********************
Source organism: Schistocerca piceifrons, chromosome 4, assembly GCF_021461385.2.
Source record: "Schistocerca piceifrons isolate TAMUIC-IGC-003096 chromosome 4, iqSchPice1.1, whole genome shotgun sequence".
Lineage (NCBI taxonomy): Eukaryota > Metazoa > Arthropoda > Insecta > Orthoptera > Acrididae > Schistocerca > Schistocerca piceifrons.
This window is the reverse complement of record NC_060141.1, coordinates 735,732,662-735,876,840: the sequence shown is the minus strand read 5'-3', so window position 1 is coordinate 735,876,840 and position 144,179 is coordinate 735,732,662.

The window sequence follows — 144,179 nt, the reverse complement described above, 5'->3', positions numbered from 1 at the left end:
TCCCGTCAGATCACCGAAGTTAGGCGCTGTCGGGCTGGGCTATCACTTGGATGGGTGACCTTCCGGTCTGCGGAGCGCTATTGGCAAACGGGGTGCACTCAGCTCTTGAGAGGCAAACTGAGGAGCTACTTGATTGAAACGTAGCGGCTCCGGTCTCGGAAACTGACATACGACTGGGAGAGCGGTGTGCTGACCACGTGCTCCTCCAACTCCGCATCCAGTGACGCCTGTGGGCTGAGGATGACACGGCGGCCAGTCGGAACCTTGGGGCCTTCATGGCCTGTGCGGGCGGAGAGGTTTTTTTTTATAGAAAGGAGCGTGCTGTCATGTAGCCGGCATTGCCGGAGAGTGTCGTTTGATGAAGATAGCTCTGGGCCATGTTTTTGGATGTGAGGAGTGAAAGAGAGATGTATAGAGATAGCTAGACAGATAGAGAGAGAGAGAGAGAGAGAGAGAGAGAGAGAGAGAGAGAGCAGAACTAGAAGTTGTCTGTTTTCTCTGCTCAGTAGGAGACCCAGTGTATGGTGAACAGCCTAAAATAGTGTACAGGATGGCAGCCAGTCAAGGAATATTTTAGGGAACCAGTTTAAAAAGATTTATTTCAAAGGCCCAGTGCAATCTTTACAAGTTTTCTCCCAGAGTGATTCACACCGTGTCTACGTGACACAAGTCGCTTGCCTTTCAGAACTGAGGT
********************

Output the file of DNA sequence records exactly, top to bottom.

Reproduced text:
Source organism: Schistocerca piceifrons, chromosome 4, assembly GCF_021461385.2.
Source record: "Schistocerca piceifrons isolate TAMUIC-IGC-003096 chromosome 4, iqSchPice1.1, whole genome shotgun sequence".
Lineage (NCBI taxonomy): Eukaryota > Metazoa > Arthropoda > Insecta > Orthoptera > Acrididae > Schistocerca > Schistocerca piceifrons.
This window is the reverse complement of record NC_060141.1, coordinates 735,732,662-735,876,840: the sequence shown is the minus strand read 5'-3', so window position 1 is coordinate 735,876,840 and position 144,179 is coordinate 735,732,662.

The window sequence follows — 144,179 nt, the reverse complement described above, 5'->3', positions numbered from 1 at the left end:
TCCCGTCAGATCACCGAAGTTAGGCGCTGTCGGGCTGGGCTATCACTTGGATGGGTGACCTTCCGGTCTGCGGAGCGCTATTGGCAAACGGGGTGCACTCAGCTCTTGAGAGGCAAACTGAGGAGCTACTTGATTGAAACGTAGCGGCTCCGGTCTCGGAAACTGACATACGACTGGGAGAGCGGTGTGCTGACCACGTGCTCCTCCAACTCCGCATCCAGTGACGCCTGTGGGCTGAGGATGACACGGCGGCCAGTCGGAACCTTGGGGCCTTCATGGCCTGTGCGGGCGGAGAGGTTTTTTTTTATAGAAAGGAGCGTGCTGTCATGTAGCCGGCATTGCCGGAGAGTGTCGTTTGATGAAGATAGCTCTGGGCCATGTTTTTGGATGTGAGGAGTGAAAGAGAGATGTATAGAGATAGCTAGACAGATAGAGAGAGAGAGAGAGAGAGAGAGAGAGAGAGAGAGAGAGAGCAGAACTAGAAGTTGTCTGTTTTCTCTGCTCAGTAGGAGACCCAGTGTATGGTGAACAGCCTAAAATAGTGTACAGGATGGCAGCCAGTCAAGGAATATTTTAGGGAACCAGTTTAAAAAGATTTATTTCAAAGGCCCAGTGCAATCTTTACAAGTTTTCTCCCAGAGTGATTCACACCGTGTCTACGTGACACAAGTCGCTTGCCTTTCAGAACTGAGGT